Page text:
You may want to also listen or read this interview over at NPR with a New Jersey mother trying to make it on minimum wage. TIME's Matthews also takes on the minimum wage debate, arguing unemployment is a bigger driver of poverty than low wages. Meanwhile, Bloomberg's Carol Baum argues raising the minimum wage is not the answer, saying the "road to a higher-paying job goes through education, training for the jobs of tomorrow, and incentives such as the earned income tax credit, not through the imposition of a floor on wages." Similarly, in this Business Week interview, Manpower CEO Jeffrey Joerres argues it's all about education and training ultimately. The Economic Policy Institute found that states with highly educated work forces have higher average wages and stronger economies:
This work seems to dovetail with a new report from the Center for American Progress, which finds that regions "that have larger middle classes and less inequality have more economic mobility":
For too long, a strong middle class was believed to be merely the consequence of strong economic growth, not the other way around. Furthermore, income inequality was often dismissed as a natural and harmless side effect of a purportedly equal-opportunity economy. But increasingly, those understandings have been upended. A growing body of scholarship suggests that a strong middle class can drive prosperity while high inequality can hamper it.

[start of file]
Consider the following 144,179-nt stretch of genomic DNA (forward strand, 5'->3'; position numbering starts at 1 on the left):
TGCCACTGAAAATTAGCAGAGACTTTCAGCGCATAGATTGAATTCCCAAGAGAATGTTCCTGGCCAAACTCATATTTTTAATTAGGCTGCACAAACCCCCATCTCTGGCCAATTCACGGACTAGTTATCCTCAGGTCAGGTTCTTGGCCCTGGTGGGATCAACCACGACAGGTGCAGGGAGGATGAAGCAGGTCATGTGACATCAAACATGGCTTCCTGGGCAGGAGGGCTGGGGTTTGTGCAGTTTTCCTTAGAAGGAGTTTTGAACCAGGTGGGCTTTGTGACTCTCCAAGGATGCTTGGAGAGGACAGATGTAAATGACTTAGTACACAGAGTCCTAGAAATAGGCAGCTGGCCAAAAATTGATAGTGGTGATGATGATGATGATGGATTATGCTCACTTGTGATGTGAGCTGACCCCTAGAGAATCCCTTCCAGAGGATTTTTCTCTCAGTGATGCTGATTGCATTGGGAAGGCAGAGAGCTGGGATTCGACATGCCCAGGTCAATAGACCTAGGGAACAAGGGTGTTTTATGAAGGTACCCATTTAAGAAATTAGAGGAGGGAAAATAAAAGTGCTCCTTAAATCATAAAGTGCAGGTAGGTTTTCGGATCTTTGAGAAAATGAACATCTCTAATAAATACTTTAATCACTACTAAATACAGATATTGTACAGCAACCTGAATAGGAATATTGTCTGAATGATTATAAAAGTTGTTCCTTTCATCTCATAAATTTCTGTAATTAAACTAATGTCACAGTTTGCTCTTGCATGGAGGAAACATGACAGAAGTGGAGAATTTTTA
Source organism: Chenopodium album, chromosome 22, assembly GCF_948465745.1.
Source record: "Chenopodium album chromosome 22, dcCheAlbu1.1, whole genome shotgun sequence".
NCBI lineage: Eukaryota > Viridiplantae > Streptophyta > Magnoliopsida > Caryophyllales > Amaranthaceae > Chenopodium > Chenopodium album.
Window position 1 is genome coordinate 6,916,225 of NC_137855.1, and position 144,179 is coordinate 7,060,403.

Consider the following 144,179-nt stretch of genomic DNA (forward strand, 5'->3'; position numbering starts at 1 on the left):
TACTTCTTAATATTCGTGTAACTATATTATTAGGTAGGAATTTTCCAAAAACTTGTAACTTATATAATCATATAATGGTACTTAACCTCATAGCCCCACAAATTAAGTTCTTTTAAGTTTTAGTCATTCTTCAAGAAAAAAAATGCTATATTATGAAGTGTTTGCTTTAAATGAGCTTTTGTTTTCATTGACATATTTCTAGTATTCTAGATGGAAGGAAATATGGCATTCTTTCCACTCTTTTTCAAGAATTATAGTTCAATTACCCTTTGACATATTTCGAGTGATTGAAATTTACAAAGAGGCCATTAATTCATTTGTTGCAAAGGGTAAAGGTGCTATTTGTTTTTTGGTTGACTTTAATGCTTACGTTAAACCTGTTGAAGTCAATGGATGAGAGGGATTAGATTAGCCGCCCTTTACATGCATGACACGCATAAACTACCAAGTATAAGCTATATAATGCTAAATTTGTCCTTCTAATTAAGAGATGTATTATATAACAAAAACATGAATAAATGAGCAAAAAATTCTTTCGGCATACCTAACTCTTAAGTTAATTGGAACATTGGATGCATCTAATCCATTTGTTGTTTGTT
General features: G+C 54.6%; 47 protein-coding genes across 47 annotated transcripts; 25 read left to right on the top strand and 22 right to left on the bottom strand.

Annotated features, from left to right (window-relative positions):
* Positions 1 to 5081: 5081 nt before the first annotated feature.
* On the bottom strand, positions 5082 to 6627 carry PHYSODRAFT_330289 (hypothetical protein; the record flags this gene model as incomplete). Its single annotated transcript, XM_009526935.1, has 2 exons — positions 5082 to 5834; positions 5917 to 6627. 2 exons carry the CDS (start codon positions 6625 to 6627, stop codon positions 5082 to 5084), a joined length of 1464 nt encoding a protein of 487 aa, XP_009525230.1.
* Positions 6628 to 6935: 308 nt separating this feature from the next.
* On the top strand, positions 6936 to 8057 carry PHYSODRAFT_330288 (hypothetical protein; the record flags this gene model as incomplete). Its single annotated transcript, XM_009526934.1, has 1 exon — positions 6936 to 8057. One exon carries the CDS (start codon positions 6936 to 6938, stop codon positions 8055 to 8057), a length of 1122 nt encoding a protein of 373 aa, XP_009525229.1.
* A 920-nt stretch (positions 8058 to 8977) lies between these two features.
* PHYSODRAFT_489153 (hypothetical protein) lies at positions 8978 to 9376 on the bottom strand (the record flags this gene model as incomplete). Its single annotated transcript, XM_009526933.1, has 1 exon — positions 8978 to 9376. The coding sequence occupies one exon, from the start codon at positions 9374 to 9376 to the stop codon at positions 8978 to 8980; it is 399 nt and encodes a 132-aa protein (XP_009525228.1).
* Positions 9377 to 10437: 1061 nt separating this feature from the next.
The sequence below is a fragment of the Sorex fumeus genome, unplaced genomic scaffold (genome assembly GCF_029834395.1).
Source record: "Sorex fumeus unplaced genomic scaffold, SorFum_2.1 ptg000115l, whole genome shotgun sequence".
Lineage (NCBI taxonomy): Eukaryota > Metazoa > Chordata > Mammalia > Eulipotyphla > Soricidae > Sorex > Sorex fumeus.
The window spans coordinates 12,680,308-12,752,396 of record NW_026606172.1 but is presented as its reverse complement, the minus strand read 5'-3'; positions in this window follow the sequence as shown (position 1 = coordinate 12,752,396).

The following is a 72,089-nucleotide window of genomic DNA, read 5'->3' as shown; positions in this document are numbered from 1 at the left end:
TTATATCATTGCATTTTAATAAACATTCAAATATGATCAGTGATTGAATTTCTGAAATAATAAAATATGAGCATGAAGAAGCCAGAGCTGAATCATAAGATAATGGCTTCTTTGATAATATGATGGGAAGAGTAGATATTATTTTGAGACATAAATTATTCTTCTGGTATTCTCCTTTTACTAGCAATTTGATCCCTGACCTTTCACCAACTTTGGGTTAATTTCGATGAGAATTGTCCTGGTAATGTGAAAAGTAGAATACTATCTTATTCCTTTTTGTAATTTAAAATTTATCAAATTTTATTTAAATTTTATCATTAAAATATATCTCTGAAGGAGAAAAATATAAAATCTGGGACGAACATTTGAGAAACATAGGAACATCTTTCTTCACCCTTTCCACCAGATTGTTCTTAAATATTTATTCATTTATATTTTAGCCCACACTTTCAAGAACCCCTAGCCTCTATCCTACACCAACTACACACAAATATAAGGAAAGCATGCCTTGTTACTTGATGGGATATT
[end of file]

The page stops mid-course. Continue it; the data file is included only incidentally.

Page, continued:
At RealClearPolicy, Robert VerBruggen discusses how ability and education achievement affect earnings, arguing against a "college-for-all" policy.
Several states have moved to restrict access to food stamps—the most drastic of which seems to be a new Kansas law requiring people to work in order to get nutrition assistance after three months. The New York Times looks at the debate in Congress to cut food stamps. The Wall Street Journal offers research that shows, not only is the expansion of food stamps not cause for alarm, it can be explained by the business cycle. This chart from RealClearPolicy looks at food insecurity:
Nerd Wallet looks at impact investing ratings systems. The Wall Street Journal offers a roundup up of 15 pieces on social entrepreneurship. In the NYT's Dealbook, Randall Smith looks at the challenges faced by the fossil fuel divestment movement, which come amid big employment gains in the energy sector.